An introduction to the Shropshire and South Staffs Road Race League.
What is it?
Started 30 years ago as a training league by Wrekinsport’s John Churm. It is now a series of handicapped road races open to junior and senior men and women of pretty much all abilities from novices to Elite and, on occasion, professional riders. It is formed of 12 rounds held on Thursday evenings; you ride 11 and marshal the one your club organises which is not as difficult or as scary as it sounds. There is a maximum of 80 riders allowed in the race with priority given to riders of affiliated clubs who have entered the series. If the race is not filled then unaffiliated riders or those who have not entered the series can sign on ‘on the line’. It is held on open road circuits over 36 miles or 50ks or so, often 5 or 6 laps of a circuit, varying from hilly, to undulating to flat – something for everyone.
When is it?
Broadly speaking, it’s during what us Brits refer laughingly to as ‘the summer’. Opening round on Thursday 7th May 2020 at Knighton, Newport final round Thursday 23rd July 2020 at Charlton, Telford.
Where is it?
Basically, around Shropshire and South Staffs. You can find the courses and the HQs on the SSSCCRRL (catchy huh?) website here. Briefly they are Knighton (Newport) Cannock (Huntington), Enville (Stourbridge), Charlton (Telford) one round is at Swinnerton (Stoke) and there might be a circuit race at Stourport. There use to be a couple of rounds on the Bridgnorth course but traffic lights have just been installed on it so the league committee are considering alternatives.
It is handicapped and, as such, riders are divided in to 4 (occasionally 5) groups based on an assessment of your ability by the appointed handicapper. Many riders return regularly to the league and are known quantities. As a new starter you are almost certainly to be placed in Group 1. This is the ‘slow’ group (the term is relative) and will set off first and will usually having something like a 5 min gap over Group 2. Smaller gaps are usually left between Groups 2 and 3. Group 4, containing the faster riders, will be set off last.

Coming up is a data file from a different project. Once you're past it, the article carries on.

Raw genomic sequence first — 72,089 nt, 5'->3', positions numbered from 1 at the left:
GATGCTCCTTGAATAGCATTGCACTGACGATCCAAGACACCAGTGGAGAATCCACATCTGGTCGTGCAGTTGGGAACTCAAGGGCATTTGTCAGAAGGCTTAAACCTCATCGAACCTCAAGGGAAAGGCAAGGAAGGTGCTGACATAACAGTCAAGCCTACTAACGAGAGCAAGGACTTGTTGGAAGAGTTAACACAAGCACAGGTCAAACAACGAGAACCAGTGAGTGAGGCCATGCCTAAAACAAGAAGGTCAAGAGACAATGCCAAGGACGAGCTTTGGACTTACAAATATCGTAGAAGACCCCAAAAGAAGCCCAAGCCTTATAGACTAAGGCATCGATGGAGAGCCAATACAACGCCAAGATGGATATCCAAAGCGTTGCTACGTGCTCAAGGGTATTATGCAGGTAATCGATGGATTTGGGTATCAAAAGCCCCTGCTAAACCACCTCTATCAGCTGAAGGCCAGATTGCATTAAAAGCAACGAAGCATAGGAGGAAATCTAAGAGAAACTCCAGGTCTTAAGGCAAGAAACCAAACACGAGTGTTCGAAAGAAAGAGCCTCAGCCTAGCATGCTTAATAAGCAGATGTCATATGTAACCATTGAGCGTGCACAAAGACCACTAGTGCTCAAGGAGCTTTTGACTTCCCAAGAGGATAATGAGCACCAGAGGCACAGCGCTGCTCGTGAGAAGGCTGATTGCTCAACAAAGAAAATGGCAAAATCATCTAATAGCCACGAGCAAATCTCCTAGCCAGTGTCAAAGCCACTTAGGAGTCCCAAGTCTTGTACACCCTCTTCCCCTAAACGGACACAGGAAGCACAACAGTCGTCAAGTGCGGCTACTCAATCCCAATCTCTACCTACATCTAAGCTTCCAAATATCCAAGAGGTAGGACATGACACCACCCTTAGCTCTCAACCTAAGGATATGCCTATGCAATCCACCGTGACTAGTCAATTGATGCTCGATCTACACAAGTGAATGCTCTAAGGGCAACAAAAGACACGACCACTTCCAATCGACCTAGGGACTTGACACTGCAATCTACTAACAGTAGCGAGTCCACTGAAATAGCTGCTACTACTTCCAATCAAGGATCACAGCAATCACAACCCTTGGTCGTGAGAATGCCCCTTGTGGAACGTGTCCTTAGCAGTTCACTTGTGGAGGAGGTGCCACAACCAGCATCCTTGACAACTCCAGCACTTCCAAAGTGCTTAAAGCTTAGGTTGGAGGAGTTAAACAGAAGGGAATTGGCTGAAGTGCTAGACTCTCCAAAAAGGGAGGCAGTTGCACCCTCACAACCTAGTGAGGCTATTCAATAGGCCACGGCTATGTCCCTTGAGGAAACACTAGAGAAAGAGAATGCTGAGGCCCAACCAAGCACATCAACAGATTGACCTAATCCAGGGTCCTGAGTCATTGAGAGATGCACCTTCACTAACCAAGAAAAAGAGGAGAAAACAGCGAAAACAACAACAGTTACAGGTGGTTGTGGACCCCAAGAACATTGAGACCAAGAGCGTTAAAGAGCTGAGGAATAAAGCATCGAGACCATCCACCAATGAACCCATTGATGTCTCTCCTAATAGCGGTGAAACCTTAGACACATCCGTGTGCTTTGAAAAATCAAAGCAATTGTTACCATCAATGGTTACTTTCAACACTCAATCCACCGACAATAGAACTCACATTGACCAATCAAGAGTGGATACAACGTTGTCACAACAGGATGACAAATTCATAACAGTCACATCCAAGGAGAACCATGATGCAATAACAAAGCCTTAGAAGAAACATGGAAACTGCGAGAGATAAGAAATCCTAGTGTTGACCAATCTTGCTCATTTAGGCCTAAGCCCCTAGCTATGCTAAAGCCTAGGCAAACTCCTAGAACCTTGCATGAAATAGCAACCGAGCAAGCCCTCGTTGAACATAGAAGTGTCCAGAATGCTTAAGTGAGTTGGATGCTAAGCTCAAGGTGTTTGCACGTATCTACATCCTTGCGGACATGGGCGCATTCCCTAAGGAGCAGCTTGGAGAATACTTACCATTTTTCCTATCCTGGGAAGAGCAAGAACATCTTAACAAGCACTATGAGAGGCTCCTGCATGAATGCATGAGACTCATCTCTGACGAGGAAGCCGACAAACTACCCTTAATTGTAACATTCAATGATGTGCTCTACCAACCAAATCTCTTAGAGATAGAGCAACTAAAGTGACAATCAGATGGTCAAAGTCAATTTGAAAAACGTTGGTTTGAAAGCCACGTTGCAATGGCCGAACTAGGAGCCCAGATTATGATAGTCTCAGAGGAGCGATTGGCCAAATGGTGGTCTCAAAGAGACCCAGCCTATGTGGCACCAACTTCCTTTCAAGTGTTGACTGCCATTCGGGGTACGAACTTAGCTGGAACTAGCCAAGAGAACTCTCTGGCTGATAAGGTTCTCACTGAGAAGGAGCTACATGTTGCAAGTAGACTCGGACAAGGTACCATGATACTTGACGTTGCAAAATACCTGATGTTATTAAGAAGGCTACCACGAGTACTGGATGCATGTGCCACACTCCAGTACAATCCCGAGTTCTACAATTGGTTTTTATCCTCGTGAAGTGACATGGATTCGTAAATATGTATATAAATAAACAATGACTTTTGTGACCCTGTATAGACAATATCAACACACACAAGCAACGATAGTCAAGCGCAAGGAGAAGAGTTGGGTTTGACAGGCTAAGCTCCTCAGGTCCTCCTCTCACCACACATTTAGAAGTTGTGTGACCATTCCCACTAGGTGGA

If the handicapping is ‘right’, the groups should come together somewhere near the finish. More often than not the scratch group (the fastest riders) will catch the other groups and take the top placings. Sometimes the slower groups do manage to stay away. Whatever happens, somebody gets upset. The handicapper has an impossible job but is rarely shown any mercy.
You will need a British Cycling race licence which is 40 quid. The catch being you will also need to be a gold or silver member of BC which will set you back £40.50 for silver or £69.30 for Gold. In 2020 the series will cost £165 to enter the whole thing or you can pay £20 on the night. At circa £14 per race, it’s as cheap as road racing gets. If your club is affiliated to the league, you are guaranteed entry to the races.
Entry will open on the British Cycling portal in February or March 2020 and, at the time of writing, it is likely you'll be able to pay one off for the whole series or three 'stage' payments to spread the pain a little.